Manu and his team then got to work structuring the informal elements of the conference. Previously these were run mostly organically with the help of our colleagues from WiC in Seville. This time they took on more structure with the help of some well-timed partnerships. “We organized a dinner the night before the conference; and an additional meal that we managed to arrange that was graciously paid for by the provincial council as an agreement to host speakers that the council felt were relevant.”
Over these years we managed to make it a conference for everyone in the sector, to make it a conference that reflects the plurality of a sector that is transforming at great speed.
The pandemic era: 2020-2021
2020 was meant to be the year but obviously, things didn't go as planned.
“In early March, before the state of alert was declared we were discussing what we should do. We decided to cancel the physical conference even though we didn't quite know what to do: opt for online, do a late fall edition, [or something else entirely]... Time obviously proved us right but then, knowing what we knew, it was risky and some of the people who were the biggest fans of CWSC told us in petit comité that we were overreacting”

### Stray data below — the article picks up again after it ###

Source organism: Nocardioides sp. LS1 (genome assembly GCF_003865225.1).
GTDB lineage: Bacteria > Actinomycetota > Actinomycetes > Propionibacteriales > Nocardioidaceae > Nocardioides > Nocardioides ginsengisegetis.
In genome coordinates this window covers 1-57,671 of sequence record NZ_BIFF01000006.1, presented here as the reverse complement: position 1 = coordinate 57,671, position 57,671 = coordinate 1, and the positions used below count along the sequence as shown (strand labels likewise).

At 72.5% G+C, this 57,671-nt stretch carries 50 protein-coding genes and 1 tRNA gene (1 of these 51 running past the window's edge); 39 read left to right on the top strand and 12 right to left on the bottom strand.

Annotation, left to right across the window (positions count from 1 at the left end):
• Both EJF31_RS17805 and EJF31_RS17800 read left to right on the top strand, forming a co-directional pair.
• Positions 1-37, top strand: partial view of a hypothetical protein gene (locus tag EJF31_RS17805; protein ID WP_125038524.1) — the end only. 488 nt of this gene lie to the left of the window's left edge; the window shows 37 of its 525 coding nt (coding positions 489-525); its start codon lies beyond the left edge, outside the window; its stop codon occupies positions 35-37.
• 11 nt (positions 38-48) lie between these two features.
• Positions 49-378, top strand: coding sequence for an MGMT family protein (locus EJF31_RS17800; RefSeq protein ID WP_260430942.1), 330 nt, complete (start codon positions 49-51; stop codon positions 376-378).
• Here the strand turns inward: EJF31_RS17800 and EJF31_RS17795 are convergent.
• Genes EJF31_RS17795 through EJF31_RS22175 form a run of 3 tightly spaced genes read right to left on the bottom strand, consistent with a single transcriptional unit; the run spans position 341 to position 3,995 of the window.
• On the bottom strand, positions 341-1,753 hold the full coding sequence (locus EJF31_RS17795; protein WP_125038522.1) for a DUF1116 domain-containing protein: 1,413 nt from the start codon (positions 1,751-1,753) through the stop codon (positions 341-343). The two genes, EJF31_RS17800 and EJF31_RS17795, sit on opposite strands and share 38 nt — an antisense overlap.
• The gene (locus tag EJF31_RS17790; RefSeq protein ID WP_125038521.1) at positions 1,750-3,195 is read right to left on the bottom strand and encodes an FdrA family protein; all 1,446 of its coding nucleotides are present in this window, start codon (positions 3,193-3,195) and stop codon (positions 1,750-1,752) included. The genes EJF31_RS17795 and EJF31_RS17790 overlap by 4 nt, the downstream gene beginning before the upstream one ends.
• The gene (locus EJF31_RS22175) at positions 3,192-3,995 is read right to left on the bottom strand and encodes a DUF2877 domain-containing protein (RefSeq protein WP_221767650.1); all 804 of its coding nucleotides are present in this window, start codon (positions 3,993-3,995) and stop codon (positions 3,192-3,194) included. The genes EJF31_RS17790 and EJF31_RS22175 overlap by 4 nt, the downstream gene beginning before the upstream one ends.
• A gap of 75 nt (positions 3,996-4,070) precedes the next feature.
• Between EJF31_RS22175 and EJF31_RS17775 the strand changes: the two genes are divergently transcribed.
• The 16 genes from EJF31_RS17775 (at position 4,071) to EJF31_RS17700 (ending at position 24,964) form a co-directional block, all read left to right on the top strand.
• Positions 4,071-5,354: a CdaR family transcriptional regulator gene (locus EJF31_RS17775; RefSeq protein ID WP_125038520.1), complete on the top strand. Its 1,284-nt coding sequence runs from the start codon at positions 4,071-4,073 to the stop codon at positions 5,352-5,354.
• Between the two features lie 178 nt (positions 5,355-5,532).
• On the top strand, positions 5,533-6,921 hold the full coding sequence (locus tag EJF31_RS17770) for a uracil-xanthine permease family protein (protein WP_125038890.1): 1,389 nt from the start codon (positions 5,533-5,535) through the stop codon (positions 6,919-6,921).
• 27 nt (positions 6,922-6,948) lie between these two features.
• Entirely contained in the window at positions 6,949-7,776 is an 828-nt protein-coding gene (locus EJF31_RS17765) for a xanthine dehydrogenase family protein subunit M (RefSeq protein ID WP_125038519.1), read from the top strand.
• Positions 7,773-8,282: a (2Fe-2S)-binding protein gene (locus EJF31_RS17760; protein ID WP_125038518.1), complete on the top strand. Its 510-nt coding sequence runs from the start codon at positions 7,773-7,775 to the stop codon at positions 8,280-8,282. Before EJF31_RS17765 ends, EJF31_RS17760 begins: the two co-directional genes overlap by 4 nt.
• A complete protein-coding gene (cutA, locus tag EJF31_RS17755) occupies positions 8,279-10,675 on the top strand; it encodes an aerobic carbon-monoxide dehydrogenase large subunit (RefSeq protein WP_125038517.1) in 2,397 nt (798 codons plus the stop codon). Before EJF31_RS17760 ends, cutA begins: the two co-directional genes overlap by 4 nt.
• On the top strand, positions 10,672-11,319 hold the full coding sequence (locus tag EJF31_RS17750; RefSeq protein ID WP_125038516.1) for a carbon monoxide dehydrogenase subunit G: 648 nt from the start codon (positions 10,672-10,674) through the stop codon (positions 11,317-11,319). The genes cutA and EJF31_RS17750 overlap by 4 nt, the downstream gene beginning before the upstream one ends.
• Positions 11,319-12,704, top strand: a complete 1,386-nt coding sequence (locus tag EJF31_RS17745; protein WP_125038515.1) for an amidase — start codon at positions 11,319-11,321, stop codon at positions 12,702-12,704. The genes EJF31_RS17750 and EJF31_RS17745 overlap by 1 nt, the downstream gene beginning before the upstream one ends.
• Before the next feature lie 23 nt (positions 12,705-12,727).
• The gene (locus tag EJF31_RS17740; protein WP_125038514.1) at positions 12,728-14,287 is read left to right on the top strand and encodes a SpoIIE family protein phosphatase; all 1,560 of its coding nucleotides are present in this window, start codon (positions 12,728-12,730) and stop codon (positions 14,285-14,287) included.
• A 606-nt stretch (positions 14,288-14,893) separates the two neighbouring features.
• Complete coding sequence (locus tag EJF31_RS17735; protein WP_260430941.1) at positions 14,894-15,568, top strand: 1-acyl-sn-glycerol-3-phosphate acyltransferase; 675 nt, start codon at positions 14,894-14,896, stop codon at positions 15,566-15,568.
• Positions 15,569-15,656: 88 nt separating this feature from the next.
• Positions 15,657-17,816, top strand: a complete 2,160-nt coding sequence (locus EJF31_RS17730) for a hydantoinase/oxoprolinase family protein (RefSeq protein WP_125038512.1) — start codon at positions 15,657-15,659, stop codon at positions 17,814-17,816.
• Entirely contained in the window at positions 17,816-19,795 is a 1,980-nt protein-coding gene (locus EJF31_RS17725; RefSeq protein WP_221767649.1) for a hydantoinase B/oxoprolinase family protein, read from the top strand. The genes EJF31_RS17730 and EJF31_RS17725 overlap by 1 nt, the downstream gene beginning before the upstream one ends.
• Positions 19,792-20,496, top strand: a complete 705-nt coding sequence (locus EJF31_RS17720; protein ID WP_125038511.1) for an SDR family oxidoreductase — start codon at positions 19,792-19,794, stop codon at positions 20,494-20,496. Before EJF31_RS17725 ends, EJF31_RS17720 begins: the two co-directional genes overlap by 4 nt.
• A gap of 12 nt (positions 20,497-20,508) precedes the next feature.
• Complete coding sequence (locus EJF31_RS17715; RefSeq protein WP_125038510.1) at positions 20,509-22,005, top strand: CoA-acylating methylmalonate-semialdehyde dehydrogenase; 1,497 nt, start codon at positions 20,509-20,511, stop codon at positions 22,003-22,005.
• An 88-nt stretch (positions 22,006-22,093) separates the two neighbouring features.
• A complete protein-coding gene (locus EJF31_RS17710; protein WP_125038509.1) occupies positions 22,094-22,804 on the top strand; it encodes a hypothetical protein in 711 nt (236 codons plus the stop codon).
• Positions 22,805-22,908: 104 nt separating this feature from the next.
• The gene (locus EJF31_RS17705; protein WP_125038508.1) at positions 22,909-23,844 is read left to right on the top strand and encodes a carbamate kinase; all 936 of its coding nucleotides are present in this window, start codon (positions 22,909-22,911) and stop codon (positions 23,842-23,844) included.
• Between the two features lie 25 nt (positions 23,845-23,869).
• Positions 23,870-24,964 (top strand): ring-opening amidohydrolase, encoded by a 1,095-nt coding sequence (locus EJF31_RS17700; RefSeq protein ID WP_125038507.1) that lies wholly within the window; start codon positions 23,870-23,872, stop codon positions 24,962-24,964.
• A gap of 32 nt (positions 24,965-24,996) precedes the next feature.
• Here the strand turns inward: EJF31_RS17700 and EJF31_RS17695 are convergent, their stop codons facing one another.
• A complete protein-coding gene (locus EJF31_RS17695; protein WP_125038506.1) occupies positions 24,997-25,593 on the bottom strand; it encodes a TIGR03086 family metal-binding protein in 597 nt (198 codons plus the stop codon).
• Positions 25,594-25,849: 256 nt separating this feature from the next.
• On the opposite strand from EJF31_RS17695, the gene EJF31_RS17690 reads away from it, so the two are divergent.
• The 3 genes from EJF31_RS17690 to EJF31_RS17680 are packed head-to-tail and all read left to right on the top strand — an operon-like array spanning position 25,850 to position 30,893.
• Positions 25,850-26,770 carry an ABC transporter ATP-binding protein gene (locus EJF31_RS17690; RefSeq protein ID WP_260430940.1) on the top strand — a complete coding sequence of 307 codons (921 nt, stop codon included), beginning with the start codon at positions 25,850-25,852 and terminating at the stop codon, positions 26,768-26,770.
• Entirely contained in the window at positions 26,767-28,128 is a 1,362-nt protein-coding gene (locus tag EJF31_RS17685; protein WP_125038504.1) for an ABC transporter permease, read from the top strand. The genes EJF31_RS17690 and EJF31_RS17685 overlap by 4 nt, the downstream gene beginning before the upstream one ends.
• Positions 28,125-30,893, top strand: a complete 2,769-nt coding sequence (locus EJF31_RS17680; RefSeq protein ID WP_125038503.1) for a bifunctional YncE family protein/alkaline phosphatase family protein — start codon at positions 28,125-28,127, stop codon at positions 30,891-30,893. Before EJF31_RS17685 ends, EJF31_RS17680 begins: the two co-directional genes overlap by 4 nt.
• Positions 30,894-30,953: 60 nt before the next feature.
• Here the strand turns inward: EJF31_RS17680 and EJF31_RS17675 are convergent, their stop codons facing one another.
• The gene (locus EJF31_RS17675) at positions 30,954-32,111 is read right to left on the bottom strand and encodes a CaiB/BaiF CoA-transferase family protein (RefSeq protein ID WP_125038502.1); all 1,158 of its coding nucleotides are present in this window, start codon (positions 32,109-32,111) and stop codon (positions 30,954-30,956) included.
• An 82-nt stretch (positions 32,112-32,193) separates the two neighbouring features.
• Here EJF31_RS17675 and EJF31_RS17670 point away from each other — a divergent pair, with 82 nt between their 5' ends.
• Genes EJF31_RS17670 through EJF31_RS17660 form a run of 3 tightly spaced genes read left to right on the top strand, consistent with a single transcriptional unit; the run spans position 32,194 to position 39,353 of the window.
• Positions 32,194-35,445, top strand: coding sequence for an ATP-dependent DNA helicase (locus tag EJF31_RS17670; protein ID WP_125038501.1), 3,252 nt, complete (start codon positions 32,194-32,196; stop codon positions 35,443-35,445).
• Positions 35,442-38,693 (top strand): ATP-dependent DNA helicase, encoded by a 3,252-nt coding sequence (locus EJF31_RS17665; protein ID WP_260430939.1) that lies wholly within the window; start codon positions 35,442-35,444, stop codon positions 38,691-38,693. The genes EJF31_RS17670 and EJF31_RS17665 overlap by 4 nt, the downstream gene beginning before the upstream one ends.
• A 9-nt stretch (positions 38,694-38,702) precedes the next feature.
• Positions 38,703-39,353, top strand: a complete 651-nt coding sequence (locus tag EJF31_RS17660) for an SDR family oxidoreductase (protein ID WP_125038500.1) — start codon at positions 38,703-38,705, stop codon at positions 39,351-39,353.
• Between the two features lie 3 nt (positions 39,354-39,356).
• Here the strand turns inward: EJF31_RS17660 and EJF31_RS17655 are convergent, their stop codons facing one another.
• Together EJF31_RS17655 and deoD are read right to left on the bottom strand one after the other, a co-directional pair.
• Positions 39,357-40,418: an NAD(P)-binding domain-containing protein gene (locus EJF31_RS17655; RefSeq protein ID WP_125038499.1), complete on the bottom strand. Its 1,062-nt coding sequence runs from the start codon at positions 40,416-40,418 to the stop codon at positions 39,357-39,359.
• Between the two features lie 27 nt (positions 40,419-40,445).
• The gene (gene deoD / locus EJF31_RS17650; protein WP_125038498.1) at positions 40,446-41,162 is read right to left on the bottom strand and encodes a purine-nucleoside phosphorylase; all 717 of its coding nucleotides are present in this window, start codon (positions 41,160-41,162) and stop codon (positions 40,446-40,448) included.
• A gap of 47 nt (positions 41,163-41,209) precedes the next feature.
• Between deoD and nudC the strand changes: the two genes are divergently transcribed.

Finally, that year's conference arrived in the format of online talks during the late spring of 2020 and via an event in December with the support of the València City Council. “We improvised, we believed that people needed the conference more than ever and we tried to bring them content during those difficult moments.”
People were talking about COVID-19 because basically no one was talking about anything else.
One of the innovations was to incorporate a reverse box office where people could make a contribution to help support production costs.
“We fiercely debated what the right thing to do was, what could be done, and what couldn't be done. We finally decided to go with an online-only conference which was the one we knew for sure could be held.”